Lives Lived and Lives Lost - Portsmouth and the Great War

Many of the men named on the Portsmouth Cenotaph were born beyond the boundaries of the town, arguably the largest contigent of of which were from Ireland, often having been drawn by the chance of working at the Dockyard. Thomas Duggan fitted that category precisely.
Born in Cladda, Galway in Ireland in 1875 Tom Duggan probably remained in his native area until around 1900. By then he had married Mary with whom he had a daughter Susan (b. 1897) before decamping to Govan in Glasgow, probably to work in the shipyards there. Tom and Mary had three more children whilst living in Scotland, Tom jnr. Bridget and Norah (b. 1901, 1906 and 1909 respectively).
By the time of the 1911 census the family had moved to Portsmouth and were living at 22 Frederick Street, Portsea. Tom had found work at the Dockyard as a General Labourer. That same year a fifth child, John was born.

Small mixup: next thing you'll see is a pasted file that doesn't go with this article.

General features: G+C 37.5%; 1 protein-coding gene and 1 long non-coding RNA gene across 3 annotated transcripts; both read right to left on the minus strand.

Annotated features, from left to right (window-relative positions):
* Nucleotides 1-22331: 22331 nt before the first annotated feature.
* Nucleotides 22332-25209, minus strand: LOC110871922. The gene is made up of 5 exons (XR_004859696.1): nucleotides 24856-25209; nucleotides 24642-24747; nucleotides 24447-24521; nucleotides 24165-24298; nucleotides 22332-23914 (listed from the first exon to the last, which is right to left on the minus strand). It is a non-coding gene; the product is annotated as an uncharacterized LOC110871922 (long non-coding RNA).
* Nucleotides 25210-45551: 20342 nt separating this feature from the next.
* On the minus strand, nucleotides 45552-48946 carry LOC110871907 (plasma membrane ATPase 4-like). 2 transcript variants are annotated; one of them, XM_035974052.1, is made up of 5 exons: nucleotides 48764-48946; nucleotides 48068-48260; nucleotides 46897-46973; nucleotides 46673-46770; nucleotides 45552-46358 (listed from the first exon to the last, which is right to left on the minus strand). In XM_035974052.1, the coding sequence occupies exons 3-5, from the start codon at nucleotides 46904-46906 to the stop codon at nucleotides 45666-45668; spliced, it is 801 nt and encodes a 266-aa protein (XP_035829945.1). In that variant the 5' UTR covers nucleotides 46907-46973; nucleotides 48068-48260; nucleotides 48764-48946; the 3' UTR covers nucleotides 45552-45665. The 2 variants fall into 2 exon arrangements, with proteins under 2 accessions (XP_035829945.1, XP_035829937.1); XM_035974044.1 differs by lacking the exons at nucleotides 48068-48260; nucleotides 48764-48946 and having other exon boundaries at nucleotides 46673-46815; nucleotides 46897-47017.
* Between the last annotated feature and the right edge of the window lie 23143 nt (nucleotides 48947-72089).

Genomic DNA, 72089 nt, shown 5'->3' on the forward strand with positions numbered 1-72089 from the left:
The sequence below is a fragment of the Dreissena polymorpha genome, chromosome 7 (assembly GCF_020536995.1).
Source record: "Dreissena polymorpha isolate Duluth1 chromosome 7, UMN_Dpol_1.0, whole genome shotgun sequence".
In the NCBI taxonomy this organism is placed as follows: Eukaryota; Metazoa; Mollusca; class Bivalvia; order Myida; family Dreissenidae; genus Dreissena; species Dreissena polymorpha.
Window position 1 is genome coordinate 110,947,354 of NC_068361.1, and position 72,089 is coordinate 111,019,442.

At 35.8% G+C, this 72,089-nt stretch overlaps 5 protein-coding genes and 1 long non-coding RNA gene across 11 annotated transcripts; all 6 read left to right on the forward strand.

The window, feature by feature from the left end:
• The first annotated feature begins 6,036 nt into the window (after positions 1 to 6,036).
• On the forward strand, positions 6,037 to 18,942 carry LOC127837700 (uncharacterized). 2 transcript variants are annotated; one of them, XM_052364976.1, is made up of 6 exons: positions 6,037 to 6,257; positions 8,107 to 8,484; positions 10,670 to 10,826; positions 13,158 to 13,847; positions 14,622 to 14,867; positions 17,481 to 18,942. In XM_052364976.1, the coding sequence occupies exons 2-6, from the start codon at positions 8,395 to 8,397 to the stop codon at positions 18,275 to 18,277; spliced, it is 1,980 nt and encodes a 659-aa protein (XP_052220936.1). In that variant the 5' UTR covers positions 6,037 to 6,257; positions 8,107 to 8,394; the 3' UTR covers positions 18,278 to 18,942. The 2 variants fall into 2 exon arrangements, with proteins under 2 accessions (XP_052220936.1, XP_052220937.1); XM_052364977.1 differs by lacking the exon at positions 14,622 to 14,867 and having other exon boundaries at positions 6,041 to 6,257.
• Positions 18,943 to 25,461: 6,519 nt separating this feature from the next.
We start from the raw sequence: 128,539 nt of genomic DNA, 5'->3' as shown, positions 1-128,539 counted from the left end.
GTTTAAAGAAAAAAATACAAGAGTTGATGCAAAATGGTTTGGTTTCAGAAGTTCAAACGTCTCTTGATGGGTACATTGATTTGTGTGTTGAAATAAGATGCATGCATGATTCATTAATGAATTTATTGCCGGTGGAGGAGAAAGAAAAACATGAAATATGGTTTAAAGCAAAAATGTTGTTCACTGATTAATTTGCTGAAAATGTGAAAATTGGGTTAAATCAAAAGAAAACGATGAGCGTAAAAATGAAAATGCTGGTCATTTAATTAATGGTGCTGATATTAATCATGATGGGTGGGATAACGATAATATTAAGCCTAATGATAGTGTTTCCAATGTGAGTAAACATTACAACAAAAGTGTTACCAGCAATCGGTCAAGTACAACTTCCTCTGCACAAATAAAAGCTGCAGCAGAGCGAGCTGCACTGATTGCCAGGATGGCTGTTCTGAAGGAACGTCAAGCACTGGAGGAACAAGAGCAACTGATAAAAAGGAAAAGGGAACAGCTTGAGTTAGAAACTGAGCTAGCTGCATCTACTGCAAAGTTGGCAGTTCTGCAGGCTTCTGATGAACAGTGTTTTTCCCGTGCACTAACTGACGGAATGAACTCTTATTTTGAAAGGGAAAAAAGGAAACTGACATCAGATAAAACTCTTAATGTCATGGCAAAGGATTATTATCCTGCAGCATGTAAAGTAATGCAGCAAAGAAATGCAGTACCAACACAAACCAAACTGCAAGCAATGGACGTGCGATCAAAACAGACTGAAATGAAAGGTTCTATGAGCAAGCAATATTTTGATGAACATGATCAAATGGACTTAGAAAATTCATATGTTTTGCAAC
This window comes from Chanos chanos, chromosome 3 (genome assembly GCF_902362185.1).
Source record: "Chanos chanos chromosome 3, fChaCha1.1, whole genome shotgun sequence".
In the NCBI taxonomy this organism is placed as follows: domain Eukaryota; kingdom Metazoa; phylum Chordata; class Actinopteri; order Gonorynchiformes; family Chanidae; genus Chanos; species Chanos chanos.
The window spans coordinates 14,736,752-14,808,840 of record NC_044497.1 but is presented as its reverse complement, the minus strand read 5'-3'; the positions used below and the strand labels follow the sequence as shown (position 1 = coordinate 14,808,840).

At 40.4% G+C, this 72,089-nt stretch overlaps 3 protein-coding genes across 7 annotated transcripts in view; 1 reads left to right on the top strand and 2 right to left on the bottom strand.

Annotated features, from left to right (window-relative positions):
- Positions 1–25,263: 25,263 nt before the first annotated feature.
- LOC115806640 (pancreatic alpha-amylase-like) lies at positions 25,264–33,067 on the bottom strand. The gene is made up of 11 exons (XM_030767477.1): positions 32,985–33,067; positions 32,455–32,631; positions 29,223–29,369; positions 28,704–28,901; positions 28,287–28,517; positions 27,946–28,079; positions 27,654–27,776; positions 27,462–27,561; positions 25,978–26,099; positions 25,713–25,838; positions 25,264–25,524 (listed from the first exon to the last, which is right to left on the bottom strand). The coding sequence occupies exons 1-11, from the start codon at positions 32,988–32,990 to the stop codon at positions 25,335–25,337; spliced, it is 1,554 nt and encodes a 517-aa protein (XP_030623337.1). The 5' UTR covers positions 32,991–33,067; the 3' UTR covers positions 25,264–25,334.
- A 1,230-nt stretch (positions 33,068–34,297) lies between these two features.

At the outbreak of the Great War Tom was 39 years of age and having a family would have been unlikely to volunteer in the first wave of enthusiasm. Two years later conscription was introduced and it was probably at this point that Tom enlisted in the Hampshire Regiment. His army career would have been short as the Hampshires were involved in the Battle of the Somme and Tom was killed on the 15th September 1916, possibly during the Battle of Flers-Courcelette.
The Commonwealth War Graves Commission (CWGC) lists Private Thomas Duggan (19283), 15th Battalion Hampshire Regiment, died on 15/09/1916, aged 41 years. Remembered on the Thiepval Memorial (Pier and Face 7 C and 7 B.). Son of the late Mr. and Mrs. P. Duggan, of Cladda, Galway; husband of Mary Duggan, of 36, Cross St., Portsea, Portsmouth.
Tom Duggan is also remembered on the WW1 Memorial at St. John's RC Cathedral and on the Cenotaph. He is not listed in the 'National Roll of the Great War'.
Tim Backhouse
April 2014